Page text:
1.2 Million New Yorkers Could Get A Much-Needed Raise

Everyone knows New York City is one of the most expensive cities in the U.S. But did you know its inflation-adjusted minimum wage ranks among the lowest of the major cities too?

The city's problem is that the state government sets its minimum wage, not local government. That means that even though it's 2.4 times more expensive to live in Manhattan than Buffalo, the minimum wage is the same in both places, as New York City Comptroller Scott Stringer pointed out in a recent report.

A new bill in Albany could change that. On top of raising the state's minimum wage to $10.10 per hour by 2015, it would allow independent municipalities like New York City to make their own minimum wage up to 30 percent higher than the state minimum wage. That means if the state minimum wage were $10.10 per hour, New York City could have a minimum wage of $13.13 per hour.

That would help a lot of New Yorkers. In fact, according to Stringer's report, a minimum wage of that size would put an extra $100 in the pockets of 1.2 million New Yorkers each week.

“New York City deserves the ability to set its own minimum wage,” Stringer said in a press release. “We are falling behind other states and cities when it comes to the minimum wage, despite the fact that this is the most expensive city in which to live in the nation. There is no one size fits all when it comes to the minimum wage; raising it to $13.13 would make an enormous difference for more than one million New York City residents.”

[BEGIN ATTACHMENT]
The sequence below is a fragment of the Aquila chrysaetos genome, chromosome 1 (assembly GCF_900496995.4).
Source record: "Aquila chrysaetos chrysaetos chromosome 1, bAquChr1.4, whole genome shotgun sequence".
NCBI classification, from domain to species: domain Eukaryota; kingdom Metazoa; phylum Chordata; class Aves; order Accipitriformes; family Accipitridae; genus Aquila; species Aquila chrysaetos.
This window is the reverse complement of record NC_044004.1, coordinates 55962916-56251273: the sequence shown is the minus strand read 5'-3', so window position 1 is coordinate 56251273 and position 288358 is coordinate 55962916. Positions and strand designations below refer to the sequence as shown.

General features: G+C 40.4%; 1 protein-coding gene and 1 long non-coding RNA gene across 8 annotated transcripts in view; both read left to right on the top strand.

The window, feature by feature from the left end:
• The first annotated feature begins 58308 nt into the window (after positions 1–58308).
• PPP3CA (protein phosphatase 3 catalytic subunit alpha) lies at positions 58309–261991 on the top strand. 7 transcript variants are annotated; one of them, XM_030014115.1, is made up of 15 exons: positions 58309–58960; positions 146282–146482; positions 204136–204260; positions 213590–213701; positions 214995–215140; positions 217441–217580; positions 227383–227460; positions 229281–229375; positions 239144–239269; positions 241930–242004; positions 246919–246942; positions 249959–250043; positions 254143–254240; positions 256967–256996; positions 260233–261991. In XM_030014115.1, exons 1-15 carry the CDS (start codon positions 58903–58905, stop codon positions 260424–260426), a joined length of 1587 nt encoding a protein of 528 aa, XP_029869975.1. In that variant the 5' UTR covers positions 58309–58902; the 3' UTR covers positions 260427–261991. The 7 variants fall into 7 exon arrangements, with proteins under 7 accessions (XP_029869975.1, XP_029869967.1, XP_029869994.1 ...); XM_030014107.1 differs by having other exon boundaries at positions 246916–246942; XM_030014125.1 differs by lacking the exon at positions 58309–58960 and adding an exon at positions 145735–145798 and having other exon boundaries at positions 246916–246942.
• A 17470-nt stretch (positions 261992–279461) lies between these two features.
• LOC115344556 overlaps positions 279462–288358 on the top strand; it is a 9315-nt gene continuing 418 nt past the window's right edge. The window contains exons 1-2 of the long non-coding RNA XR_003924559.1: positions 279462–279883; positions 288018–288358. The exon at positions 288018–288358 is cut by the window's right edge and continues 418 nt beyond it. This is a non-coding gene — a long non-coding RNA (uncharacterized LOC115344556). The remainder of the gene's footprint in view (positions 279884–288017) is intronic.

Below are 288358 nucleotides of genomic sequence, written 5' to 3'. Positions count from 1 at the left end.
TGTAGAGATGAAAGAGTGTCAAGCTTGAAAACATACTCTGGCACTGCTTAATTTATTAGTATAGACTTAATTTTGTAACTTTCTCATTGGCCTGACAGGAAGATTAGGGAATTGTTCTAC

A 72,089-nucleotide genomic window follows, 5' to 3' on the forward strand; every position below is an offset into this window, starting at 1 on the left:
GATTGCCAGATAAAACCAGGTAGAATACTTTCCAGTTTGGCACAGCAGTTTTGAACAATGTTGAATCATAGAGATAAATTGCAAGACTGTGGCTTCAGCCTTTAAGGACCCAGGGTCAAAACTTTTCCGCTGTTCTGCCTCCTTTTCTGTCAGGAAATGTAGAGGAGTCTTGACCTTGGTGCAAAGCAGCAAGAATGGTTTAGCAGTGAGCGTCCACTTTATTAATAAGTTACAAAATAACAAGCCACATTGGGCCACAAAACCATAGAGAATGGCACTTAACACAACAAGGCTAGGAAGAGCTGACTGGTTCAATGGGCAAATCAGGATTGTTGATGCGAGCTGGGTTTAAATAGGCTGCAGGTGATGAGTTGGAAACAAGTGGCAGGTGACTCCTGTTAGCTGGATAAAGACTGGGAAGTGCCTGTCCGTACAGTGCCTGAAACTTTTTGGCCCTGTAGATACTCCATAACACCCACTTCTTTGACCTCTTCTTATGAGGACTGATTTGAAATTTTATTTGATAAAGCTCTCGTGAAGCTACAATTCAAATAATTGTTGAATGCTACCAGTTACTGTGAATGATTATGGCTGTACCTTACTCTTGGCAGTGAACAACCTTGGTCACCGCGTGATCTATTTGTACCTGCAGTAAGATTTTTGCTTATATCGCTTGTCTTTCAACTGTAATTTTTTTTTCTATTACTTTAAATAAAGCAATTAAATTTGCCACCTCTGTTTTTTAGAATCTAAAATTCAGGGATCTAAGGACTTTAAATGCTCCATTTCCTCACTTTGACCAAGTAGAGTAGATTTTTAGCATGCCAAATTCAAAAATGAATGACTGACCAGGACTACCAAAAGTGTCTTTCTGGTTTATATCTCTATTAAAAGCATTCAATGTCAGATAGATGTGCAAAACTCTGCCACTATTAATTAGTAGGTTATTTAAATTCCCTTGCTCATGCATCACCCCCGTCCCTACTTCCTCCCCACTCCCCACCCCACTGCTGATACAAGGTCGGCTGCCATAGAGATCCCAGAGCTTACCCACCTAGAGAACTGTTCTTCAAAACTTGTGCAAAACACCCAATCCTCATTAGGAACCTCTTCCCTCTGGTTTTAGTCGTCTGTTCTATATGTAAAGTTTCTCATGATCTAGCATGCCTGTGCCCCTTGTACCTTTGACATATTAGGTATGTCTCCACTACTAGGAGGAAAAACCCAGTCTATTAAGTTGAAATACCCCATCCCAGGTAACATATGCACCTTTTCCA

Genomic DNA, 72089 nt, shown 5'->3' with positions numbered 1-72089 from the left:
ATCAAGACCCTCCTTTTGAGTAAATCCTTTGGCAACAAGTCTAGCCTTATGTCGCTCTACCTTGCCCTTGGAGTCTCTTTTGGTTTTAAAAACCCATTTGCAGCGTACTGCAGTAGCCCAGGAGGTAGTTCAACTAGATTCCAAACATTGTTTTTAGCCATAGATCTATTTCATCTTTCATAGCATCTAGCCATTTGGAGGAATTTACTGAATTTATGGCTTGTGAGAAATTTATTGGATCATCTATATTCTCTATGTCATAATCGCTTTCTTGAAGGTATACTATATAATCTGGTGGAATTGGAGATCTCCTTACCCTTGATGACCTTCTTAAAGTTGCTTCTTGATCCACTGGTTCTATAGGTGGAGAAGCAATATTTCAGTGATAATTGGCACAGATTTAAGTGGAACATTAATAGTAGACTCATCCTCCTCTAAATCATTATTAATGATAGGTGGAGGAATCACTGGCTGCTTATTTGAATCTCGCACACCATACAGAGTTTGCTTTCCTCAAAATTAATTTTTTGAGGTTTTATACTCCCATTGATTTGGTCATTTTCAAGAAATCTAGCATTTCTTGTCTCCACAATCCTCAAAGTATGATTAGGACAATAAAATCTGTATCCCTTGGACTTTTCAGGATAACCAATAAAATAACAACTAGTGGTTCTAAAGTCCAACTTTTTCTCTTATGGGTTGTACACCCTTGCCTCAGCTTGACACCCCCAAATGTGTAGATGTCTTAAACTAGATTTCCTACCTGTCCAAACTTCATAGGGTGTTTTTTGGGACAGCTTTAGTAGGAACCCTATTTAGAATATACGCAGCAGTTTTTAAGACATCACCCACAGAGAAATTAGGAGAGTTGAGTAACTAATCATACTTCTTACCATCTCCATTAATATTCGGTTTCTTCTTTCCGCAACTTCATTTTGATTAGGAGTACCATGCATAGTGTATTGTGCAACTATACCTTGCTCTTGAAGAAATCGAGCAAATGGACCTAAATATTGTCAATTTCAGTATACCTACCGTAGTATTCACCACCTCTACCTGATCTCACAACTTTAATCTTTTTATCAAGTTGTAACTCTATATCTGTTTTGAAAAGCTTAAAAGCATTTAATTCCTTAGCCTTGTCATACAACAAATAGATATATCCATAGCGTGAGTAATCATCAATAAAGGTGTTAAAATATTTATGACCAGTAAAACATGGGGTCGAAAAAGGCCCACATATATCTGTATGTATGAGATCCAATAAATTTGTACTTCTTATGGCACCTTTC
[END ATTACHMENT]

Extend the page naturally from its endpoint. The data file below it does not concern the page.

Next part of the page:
The report doesn't attempt to measure whether such a higher wage would cause employers to cut jobs. Instead, Stringer points to research that businesses will adjust to higher wages through a "combination of higher prices, lower profits and increased efficiency," rather than reduced employment. He also cites research showing that higher wages cause an increase in spending by low-income households, which then benefits local businesses.

The bill's future is uncertain. The legislative session ends this Thursday and while Democratic Governor Andrew Cuomo has expressed support for the bill, Republicans in the state Senate have come out against it.

Workers from across the state will rally in Albany Tuesday to call on legislators to pass the bill.

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